programming often doesn't correlate to ease of use.

    >
    > What's the rationale for the choice of (1)?


    Easier to use although harder to program. Remeber,
    the user doesn't care how hard is was for you to
    implement.

    >
    > In a pager, if you want to limit the number of lines output at a time,
    > then yo'd see with (1) (if artifically limiting output to 2 lines):
    >
    > a  g  m  s
    > b  h  n  t
    >
    > So to see the f item you would have to scroll down all the way.  The
    > number of times you would have to scroll down is in completely
    > unrelated to the item's position in sort order. That seems to defeat
    > the purpose of sorting in the first place. It feels strange, to me at
    > least. Anybody had the same feeling?


    No.

    >
    > Well, what's the rationale (if any) for using the layout (1)?
    > Wouldn't layout (2) be better? And/or would it be confusing /
    > non-pythonic / non-unlixonic if a program used the (2) layout instead?


    The obvious solution is to do both, like the DOS directory
    command:

    c:\python25\user>dir/d
    Volume in drive C has no label.
    Volume Serial Number is D019-C60D

    Directory of c:\python25\user

    [.] ken_about_STD.txt
    [..] ldapart2.py
    153.py ldas.py
    23items.py lda_header.py
    3n35_ldas.mdb legendre.py
    3n35_ldas.xls long_ago.py
    3n_prime.py loops_outside_lda.py
    5sideddice.xls Matlab_useless.py
    5_sided_dice.py MHtest.py
    another_sqlite3_test.py MHtest2.py
    any_good_algo.py Minnie_Mouse.txt
    attractors023.exe mod32.py
    attractors025.exe mufbuff1.py
    attractors_vs_primitiveroots.py m_version.py

    c:\python25\user>dir/w
    Volume in drive C has no label.
    Volume Serial Number is D019-C60D

    Directory of c:\python25\user

    [.] [..]
    153.py 23items.py
    3n35_ldas.mdb 3n35_ldas.xls
    3n_prime.py 5sideddice.xls
    5_sided_dice.py another_sqlite3_test.py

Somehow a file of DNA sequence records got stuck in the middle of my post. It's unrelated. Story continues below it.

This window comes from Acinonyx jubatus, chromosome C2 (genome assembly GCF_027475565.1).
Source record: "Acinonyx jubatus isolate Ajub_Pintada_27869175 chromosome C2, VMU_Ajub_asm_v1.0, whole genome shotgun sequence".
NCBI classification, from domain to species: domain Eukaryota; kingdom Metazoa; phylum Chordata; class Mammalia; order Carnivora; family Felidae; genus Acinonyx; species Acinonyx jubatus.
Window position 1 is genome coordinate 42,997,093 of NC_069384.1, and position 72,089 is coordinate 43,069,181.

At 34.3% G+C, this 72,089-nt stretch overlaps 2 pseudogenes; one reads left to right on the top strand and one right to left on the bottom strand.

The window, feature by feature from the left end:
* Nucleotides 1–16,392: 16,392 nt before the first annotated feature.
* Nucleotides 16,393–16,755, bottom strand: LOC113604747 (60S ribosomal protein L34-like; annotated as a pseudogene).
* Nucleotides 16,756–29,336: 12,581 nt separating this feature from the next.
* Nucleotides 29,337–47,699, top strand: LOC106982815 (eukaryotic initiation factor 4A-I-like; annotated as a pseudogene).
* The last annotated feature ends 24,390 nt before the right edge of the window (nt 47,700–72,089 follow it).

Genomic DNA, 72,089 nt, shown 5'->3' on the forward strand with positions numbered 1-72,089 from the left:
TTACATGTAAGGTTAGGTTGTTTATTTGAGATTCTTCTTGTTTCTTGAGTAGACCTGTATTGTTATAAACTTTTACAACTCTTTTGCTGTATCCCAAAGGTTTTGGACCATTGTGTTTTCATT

any_good_algo.py attractors023.exe
    attractors025.exe attractors_vs_primitiveroots.py
    attractor_test.py a_perm_generator.py
    bad_doc.py base6.py
    baseconvert.py big_pi_e.py
    bits.py Book2.xls
    buts_in_MH.py cc_test.py

    >
    > Have a :)nice:) weekend :)
    >
    > Sverker
     
    Mensanator, May 23, 2008
    #2
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  3. En Fri, 23 May 2008 15:03:16 -0300, Mensanator <> escribió:
    > On May 23, 10:30 am, Sverker Nilsson <> wrote:


    >> Why are tables formatted like the following, when sorted? (Both in
    >> linux eg ls, ftp help, and in Python help() when listing (eg)
    >> modules))
    >>
    >> (1)
    >>
    >> a  g  m  s
    >> b  h  n  t
    >> c  i  o  u
    >> d  j  p  v
    >> e  k  q
    >> f  l  r

    >
    > Because it's easier to read when the items have more
    > than one letter. Have a look at a dictionary.


    I agree with the OP. Dictionaries have two or more columns, but they span several *small* pages. The index above asumes an infinite page height, like a dictionary with all pages joined together making a single giant page. If dictionaries were sorted like the index above, "Python" could appear in the first page, and "Django" in the last one...

    >> In a pager, if you want to limit the number of lines output at a time,
    >> then yo'd see with (1) (if artifically limiting output to 2 lines):
    >>
    >> a  g  m  s
    >> b  h  n  t
    >>
    >> So to see the f item you would have to scroll down all the way.  The
    >> number of times you would have to scroll down is in completely
    >> unrelated to the item's position in sort order. That seems to defeat
    >> the purpose of sorting in the first place. It feels strange, to me at
    >> least. Anybody had the same feeling?

    >
    > No.


    I do!

    >> Well, what's the rationale (if any) for using the layout (1)?
    >> Wouldn't layout (2) be better? And/or would it be confusing /
    >> non-pythonic / non-unlixonic if a program used the (2) layout instead?

    > The obvious solution is to do both, like the DOS directory
    > command:


    I'd use layout (1) *but* on a single page at a time. The layout you see on real dictionaries, or printed books.

    --
    Gabriel Genellina
     
    Gabriel Genellina, May 25, 2008
    #3